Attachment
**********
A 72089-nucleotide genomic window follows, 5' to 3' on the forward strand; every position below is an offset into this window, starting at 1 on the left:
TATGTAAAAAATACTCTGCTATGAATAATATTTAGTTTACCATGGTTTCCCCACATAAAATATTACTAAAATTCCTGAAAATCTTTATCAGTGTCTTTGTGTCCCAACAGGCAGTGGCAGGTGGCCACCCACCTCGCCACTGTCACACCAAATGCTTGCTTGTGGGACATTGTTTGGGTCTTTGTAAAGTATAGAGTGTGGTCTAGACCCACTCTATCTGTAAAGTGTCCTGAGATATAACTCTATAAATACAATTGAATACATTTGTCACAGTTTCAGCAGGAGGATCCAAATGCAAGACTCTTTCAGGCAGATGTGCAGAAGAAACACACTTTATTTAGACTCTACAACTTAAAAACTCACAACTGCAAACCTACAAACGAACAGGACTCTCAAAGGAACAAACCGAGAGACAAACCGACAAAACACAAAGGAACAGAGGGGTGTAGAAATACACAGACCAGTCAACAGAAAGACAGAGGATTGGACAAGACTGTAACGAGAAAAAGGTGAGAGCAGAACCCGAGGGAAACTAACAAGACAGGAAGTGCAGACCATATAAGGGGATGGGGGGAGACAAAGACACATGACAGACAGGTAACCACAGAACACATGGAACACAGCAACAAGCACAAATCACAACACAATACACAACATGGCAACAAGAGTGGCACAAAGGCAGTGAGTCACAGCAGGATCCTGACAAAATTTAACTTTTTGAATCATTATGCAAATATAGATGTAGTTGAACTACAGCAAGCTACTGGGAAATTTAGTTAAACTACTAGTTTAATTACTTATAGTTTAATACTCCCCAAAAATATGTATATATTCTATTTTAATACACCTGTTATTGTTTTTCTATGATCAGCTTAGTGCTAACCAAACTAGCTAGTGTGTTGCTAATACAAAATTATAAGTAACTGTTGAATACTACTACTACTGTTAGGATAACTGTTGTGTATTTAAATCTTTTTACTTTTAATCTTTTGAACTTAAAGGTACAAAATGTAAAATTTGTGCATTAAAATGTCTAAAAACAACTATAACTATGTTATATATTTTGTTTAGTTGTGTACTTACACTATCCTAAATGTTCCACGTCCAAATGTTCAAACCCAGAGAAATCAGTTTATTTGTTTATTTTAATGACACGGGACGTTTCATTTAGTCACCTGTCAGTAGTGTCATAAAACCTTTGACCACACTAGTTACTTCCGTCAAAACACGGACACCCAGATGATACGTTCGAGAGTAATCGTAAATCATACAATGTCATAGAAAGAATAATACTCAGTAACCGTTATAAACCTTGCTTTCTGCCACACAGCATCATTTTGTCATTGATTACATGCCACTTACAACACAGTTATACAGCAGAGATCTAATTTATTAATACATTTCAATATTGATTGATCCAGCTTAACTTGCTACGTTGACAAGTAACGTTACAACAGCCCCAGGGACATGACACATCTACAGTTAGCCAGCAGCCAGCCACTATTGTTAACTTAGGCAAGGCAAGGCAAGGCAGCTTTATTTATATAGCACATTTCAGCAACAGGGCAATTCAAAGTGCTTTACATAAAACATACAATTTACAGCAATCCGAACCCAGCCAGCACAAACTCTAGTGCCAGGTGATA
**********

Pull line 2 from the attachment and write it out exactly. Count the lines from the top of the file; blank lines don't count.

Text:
TATGTAAAAAATACTCTGCTATGAATAATATTTAGTTTACCATGGTTTCCCCACATAAAATATTACTAAAATTCCTGAAAATCTTTATCAGTGTCTTTGTGTCCCAACAGGCAGTGGCAGGTGGCCACCCACCTCGCCACTGTCACACCAAATGCTTGCTTGTGGGACATTGTTTGGGTCTTTGTAAAGTATAGAGTGTGGTCTAGACCCACTCTATCTGTAAAGTGTCCTGAGATATAACTCTATAAATACAATTGAATACATTTGTCACAGTTTCAGCAGGAGGATCCAAATGCAAGACTCTTTCAGGCAGATGTGCAGAAGAAACACACTTTATTTAGACTCTACAACTTAAAAACTCACAACTGCAAACCTACAAACGAACAGGACTCTCAAAGGAACAAACCGAGAGACAAACCGACAAAACACAAAGGAACAGAGGGGTGTAGAAATACACAGACCAGTCAACAGAAAGACAGAGGATTGGACAAGACTGTAACGAGAAAAAGGTGAGAGCAGAACCCGAGGGAAACTAACAAGACAGGAAGTGCAGACCATATAAGGGGATGGGGGGAGACAAAGACACATGACAGACAGGTAACCACAGAACACATGGAACACAGCAACAAGCACAAATCACAACACAATACACAACATGGCAACAAGAGTGGCACAAAGGCAGTGAGTCACAGCAGGATCCTGACAAAATTTAACTTTTTGAATCATTATGCAAATATAGATGTAGTTGAACTACAGCAAGCTACTGGGAAATTTAGTTAAACTACTAGTTTAATTACTTATAGTTTAATACTCCCCAAAAATATGTATATATTCTATTTTAATACACCTGTTATTGTTTTTCTATGATCAGCTTAGTGCTAACCAAACTAGCTAGTGTGTTGCTAATACAAAATTATAAGTAACTGTTGAATACTACTACTACTGTTAGGATAACTGTTGTGTATTTAAATCTTTTTACTTTTAATCTTTTGAACTTAAAGGTACAAAATGTAAAATTTGTGCATTAAAATGTCTAAAAACAACTATAACTATGTTATATATTTTGTTTAGTTGTGTACTTACACTATCCTAAATGTTCCACGTCCAAATGTTCAAACCCAGAGAAATCAGTTTATTTGTTTATTTTAATGACACGGGACGTTTCATTTAGTCACCTGTCAGTAGTGTCATAAAACCTTTGACCACACTAGTTACTTCCGTCAAAACACGGACACCCAGATGATACGTTCGAGAGTAATCGTAAATCATACAATGTCATAGAAAGAATAATACTCAGTAACCGTTATAAACCTTGCTTTCTGCCACACAGCATCATTTTGTCATTGATTACATGCCACTTACAACACAGTTATACAGCAGAGATCTAATTTATTAATACATTTCAATATTGATTGATCCAGCTTAACTTGCTACGTTGACAAGTAACGTTACAACAGCCCCAGGGACATGACACATCTACAGTTAGCCAGCAGCCAGCCACTATTGTTAACTTAGGCAAGGCAAGGCAAGGCAGCTTTATTTATATAGCACATTTCAGCAACAGGGCAATTCAAAGTGCTTTACATAAAACATACAATTTACAGCAATCCGAACCCAGCCAGCACAAACTCTAGTGCCAGGTGATA